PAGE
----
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Of hearts and minds and detainees
Description: Did the the prisoner abuse allegations hurt our troops in the eyes of Afghanis?
Date: 03 May 2007
Author: Kady O'Malley
Source: Maclean's
Last weekend, hundreds of Afghanis blocked a major highway outside the provincial capital in Nangahar, chanting "Death to Karzai" and "Death to the U.S." They were responding to a U.S.-led raid on a suspected suicide-bomb cell that resulted in the deaths of as many as six civilians, including a teenage girl the U.S. military admitted was "caught in the crossfire."

Earlier this year, on the same highway, a United States convoy opened fire on Afghani civilians following a failed suicide bomb attack - killing twelve in an incident that the Afghanistan Independent Human Rights Commission has since condemned as a violation of international humanitarian law.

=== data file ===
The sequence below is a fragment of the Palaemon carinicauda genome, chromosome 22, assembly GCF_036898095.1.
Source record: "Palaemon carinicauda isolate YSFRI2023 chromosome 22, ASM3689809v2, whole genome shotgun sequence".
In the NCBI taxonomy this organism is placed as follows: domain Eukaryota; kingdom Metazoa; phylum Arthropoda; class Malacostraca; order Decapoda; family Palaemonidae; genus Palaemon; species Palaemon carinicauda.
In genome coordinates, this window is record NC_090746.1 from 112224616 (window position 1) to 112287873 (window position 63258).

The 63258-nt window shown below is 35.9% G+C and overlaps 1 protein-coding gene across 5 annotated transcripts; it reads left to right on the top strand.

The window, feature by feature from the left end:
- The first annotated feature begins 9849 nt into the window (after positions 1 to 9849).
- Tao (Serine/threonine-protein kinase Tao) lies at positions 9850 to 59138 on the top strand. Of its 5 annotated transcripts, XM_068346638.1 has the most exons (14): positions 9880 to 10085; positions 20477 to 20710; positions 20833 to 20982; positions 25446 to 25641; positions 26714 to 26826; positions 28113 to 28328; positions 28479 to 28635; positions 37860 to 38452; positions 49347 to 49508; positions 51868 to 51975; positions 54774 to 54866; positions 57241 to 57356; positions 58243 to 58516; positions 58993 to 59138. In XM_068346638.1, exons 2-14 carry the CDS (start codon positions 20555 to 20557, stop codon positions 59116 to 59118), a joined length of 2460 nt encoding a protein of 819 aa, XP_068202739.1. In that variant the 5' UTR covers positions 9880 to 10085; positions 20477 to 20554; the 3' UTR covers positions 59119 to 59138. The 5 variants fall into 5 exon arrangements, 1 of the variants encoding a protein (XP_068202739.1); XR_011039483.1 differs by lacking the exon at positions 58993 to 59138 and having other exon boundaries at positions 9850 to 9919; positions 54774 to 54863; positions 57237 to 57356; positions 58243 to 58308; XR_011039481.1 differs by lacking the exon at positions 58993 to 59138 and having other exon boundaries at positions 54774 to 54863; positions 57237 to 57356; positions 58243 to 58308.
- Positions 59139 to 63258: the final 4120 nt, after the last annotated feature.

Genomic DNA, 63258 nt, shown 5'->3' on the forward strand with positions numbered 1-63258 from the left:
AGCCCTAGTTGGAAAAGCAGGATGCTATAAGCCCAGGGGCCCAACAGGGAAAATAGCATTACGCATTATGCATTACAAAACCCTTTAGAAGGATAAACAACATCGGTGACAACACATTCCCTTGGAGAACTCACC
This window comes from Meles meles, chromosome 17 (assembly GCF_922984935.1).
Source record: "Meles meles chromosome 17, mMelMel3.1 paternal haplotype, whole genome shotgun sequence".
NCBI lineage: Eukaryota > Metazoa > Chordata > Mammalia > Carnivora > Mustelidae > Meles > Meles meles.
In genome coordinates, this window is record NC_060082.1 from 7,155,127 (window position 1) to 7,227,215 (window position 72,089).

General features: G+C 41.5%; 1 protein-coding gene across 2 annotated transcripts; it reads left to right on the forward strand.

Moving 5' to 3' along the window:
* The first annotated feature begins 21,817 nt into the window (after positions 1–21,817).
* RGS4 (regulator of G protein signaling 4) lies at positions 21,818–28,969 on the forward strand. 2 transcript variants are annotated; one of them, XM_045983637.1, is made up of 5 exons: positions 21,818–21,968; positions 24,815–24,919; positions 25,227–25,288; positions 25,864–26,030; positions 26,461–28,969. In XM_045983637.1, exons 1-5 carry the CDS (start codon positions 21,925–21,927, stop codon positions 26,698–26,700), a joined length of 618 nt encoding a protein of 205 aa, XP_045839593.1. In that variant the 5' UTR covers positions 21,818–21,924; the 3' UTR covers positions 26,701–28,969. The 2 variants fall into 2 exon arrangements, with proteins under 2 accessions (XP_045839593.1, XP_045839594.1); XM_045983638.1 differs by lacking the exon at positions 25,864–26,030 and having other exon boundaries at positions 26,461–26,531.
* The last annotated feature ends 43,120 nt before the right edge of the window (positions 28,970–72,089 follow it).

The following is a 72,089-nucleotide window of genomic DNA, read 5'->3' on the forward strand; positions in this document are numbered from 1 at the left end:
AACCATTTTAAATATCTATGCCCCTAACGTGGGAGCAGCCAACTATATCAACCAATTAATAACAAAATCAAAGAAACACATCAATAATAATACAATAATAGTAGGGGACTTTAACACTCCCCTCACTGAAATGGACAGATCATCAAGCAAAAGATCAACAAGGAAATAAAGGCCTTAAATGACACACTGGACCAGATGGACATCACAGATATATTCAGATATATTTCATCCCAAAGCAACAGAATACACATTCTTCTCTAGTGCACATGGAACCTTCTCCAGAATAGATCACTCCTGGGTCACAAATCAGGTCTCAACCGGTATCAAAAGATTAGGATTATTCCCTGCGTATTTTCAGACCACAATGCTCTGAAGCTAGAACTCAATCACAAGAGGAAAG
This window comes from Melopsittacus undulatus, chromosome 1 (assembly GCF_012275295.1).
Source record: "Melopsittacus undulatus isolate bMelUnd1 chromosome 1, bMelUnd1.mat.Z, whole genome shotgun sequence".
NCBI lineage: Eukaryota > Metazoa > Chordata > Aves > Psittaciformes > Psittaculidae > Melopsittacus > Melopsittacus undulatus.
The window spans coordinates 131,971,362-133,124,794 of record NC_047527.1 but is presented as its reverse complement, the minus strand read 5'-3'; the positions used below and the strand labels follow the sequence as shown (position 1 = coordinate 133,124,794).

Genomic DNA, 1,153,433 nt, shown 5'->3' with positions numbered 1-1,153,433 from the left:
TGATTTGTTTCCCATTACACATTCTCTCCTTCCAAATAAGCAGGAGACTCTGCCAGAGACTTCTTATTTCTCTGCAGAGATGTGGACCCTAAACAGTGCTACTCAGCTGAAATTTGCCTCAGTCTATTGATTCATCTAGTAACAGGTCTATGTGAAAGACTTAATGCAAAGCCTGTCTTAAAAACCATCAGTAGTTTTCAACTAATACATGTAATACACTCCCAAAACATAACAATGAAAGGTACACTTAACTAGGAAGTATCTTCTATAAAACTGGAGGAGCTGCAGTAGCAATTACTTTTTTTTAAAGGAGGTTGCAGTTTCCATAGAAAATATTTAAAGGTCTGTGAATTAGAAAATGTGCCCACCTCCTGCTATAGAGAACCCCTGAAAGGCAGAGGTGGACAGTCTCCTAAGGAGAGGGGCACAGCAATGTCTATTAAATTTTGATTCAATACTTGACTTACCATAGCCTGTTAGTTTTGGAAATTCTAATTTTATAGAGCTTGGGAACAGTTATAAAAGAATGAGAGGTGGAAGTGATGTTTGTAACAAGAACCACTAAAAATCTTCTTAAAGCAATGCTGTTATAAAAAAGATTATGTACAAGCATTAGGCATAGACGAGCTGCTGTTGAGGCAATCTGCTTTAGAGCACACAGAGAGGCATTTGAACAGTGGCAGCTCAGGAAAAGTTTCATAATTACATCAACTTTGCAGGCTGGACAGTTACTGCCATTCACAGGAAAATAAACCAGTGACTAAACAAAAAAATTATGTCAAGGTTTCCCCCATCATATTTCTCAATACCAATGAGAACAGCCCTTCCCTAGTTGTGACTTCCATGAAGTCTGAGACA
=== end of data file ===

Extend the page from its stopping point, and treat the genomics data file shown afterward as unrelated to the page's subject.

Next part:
When measured against incidents like these, it seems unlikely that the recent furor over detainee transfers could put Canadian troops at risk of being targeted by similar protests. But depending on whom you listen to, they may be at least a small part of a broader failure to win the battle for hearts and minds.

According to University of British Columbia law professor Michael Byers, who made headlines with his suggestion that Canadian officials could be guilty of war crimes for handing over prisoners to authorities who will torture them, Canada's "sloppy, unprofessional" response to the allegations could further erode the already tense relationship between NATO coalition forces and the Afghan people.

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